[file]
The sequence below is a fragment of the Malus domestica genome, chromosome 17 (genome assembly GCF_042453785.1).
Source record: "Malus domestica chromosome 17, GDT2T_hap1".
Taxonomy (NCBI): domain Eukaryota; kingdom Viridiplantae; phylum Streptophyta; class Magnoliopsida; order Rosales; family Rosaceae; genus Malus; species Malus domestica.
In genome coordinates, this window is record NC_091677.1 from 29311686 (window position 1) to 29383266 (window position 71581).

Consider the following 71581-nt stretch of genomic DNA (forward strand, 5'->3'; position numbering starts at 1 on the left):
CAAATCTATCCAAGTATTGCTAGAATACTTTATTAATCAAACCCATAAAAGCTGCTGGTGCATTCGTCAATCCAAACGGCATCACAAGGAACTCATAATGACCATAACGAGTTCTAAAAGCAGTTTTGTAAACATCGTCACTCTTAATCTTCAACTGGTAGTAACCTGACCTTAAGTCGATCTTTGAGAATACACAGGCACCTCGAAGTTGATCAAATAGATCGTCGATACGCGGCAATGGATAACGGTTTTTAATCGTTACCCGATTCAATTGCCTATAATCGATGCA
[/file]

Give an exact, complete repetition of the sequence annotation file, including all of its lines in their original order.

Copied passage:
The sequence below is a fragment of the Malus domestica genome, chromosome 17 (genome assembly GCF_042453785.1).
Source record: "Malus domestica chromosome 17, GDT2T_hap1".
Taxonomy (NCBI): domain Eukaryota; kingdom Viridiplantae; phylum Streptophyta; class Magnoliopsida; order Rosales; family Rosaceae; genus Malus; species Malus domestica.
In genome coordinates, this window is record NC_091677.1 from 29311686 (window position 1) to 29383266 (window position 71581).

Consider the following 71581-nt stretch of genomic DNA (forward strand, 5'->3'; position numbering starts at 1 on the left):
CAAATCTATCCAAGTATTGCTAGAATACTTTATTAATCAAACCCATAAAAGCTGCTGGTGCATTCGTCAATCCAAACGGCATCACAAGGAACTCATAATGACCATAACGAGTTCTAAAAGCAGTTTTGTAAACATCGTCACTCTTAATCTTCAACTGGTAGTAACCTGACCTTAAGTCGATCTTTGAGAATACACAGGCACCTCGAAGTTGATCAAATAGATCGTCGATACGCGGCAATGGATAACGGTTTTTAATCGTTACCCGATTCAATTGCCTATAATCGATGCA